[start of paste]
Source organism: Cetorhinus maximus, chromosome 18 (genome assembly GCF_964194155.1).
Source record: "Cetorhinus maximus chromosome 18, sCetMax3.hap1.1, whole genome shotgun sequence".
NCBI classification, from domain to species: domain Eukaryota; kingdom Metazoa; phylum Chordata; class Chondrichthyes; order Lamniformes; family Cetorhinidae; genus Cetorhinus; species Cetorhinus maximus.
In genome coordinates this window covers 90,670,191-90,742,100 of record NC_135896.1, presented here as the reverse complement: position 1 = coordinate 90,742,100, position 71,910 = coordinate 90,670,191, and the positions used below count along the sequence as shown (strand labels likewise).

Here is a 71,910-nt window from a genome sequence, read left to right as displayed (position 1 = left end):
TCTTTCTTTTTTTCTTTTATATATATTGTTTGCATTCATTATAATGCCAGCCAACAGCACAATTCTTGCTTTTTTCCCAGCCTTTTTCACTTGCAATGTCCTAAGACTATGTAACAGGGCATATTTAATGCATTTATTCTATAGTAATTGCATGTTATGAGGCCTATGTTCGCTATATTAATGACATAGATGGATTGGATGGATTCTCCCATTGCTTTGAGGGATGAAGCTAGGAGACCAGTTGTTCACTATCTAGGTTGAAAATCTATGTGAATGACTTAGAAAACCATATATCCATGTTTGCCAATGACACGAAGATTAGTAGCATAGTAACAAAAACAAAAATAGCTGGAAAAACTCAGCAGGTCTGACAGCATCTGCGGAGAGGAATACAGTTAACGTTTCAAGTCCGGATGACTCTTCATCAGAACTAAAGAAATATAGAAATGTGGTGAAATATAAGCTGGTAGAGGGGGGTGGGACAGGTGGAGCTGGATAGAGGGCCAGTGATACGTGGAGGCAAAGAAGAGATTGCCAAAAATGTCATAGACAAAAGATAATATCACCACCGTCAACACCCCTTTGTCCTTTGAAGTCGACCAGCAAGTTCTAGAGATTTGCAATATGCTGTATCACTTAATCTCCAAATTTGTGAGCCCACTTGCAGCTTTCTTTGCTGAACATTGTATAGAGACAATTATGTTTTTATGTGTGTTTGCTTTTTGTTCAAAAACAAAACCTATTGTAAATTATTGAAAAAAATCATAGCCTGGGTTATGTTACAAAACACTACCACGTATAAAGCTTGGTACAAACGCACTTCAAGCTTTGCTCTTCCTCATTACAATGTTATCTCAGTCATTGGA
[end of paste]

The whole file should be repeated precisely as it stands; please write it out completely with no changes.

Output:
Source organism: Cetorhinus maximus, chromosome 18 (genome assembly GCF_964194155.1).
Source record: "Cetorhinus maximus chromosome 18, sCetMax3.hap1.1, whole genome shotgun sequence".
NCBI classification, from domain to species: domain Eukaryota; kingdom Metazoa; phylum Chordata; class Chondrichthyes; order Lamniformes; family Cetorhinidae; genus Cetorhinus; species Cetorhinus maximus.
In genome coordinates this window covers 90,670,191-90,742,100 of record NC_135896.1, presented here as the reverse complement: position 1 = coordinate 90,742,100, position 71,910 = coordinate 90,670,191, and the positions used below count along the sequence as shown (strand labels likewise).

Here is a 71,910-nt window from a genome sequence, read left to right as displayed (position 1 = left end):
TCTTTCTTTTTTTCTTTTATATATATTGTTTGCATTCATTATAATGCCAGCCAACAGCACAATTCTTGCTTTTTTCCCAGCCTTTTTCACTTGCAATGTCCTAAGACTATGTAACAGGGCATATTTAATGCATTTATTCTATAGTAATTGCATGTTATGAGGCCTATGTTCGCTATATTAATGACATAGATGGATTGGATGGATTCTCCCATTGCTTTGAGGGATGAAGCTAGGAGACCAGTTGTTCACTATCTAGGTTGAAAATCTATGTGAATGACTTAGAAAACCATATATCCATGTTTGCCAATGACACGAAGATTAGTAGCATAGTAACAAAAACAAAAATAGCTGGAAAAACTCAGCAGGTCTGACAGCATCTGCGGAGAGGAATACAGTTAACGTTTCAAGTCCGGATGACTCTTCATCAGAACTAAAGAAATATAGAAATGTGGTGAAATATAAGCTGGTAGAGGGGGGTGGGACAGGTGGAGCTGGATAGAGGGCCAGTGATACGTGGAGGCAAAGAAGAGATTGCCAAAAATGTCATAGACAAAAGATAATATCACCACCGTCAACACCCCTTTGTCCTTTGAAGTCGACCAGCAAGTTCTAGAGATTTGCAATATGCTGTATCACTTAATCTCCAAATTTGTGAGCCCACTTGCAGCTTTCTTTGCTGAACATTGTATAGAGACAATTATGTTTTTATGTGTGTTTGCTTTTTGTTCAAAAACAAAACCTATTGTAAATTATTGAAAAAAATCATAGCCTGGGTTATGTTACAAAACACTACCACGTATAAAGCTTGGTACAAACGCACTTCAAGCTTTGCTCTTCCTCATTACAATGTTATCTCAGTCATTGGA